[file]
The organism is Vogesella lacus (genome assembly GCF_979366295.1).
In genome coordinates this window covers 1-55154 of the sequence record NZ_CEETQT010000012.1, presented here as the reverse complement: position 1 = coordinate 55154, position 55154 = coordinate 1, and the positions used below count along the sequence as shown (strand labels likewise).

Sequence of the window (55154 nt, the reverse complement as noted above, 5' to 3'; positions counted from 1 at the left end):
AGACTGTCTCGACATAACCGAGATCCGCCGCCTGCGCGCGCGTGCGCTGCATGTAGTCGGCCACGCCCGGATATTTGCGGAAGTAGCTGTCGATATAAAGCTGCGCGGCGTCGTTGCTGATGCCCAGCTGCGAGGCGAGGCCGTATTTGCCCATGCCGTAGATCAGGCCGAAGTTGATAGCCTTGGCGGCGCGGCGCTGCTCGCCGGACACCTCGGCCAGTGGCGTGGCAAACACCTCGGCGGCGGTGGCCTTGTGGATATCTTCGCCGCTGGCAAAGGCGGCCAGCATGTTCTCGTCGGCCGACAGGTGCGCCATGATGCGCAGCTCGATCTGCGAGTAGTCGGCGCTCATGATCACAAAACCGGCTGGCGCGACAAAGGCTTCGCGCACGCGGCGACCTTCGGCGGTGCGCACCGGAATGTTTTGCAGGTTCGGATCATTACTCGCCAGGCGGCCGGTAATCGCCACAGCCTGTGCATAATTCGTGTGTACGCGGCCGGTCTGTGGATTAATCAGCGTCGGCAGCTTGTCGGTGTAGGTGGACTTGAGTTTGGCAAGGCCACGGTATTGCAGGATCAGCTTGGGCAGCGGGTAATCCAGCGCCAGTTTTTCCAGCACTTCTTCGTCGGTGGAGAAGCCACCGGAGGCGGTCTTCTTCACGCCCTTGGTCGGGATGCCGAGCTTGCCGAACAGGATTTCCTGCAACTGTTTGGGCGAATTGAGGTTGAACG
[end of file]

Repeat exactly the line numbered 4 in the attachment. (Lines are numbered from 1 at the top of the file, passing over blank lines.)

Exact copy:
AGACTGTCTCGACATAACCGAGATCCGCCGCCTGCGCGCGCGTGCGCTGCATGTAGTCGGCCACGCCCGGATATTTGCGGAAGTAGCTGTCGATATAAAGCTGCGCGGCGTCGTTGCTGATGCCCAGCTGCGAGGCGAGGCCGTATTTGCCCATGCCGTAGATCAGGCCGAAGTTGATAGCCTTGGCGGCGCGGCGCTGCTCGCCGGACACCTCGGCCAGTGGCGTGGCAAACACCTCGGCGGCGGTGGCCTTGTGGATATCTTCGCCGCTGGCAAAGGCGGCCAGCATGTTCTCGTCGGCCGACAGGTGCGCCATGATGCGCAGCTCGATCTGCGAGTAGTCGGCGCTCATGATCACAAAACCGGCTGGCGCGACAAAGGCTTCGCGCACGCGGCGACCTTCGGCGGTGCGCACCGGAATGTTTTGCAGGTTCGGATCATTACTCGCCAGGCGGCCGGTAATCGCCACAGCCTGTGCATAATTCGTGTGTACGCGGCCGGTCTGTGGATTAATCAGCGTCGGCAGCTTGTCGGTGTAGGTGGACTTGAGTTTGGCAAGGCCACGGTATTGCAGGATCAGCTTGGGCAGCGGGTAATCCAGCGCCAGTTTTTCCAGCACTTCTTCGTCGGTGGAGAAGCCACCGGAGGCGGTCTTCTTCACGCCCTTGGTCGGGATGCCGAGCTTGCCGAACAGGATTTCCTGCAACTGTTTGGGCGAATTGAGGTTGAACG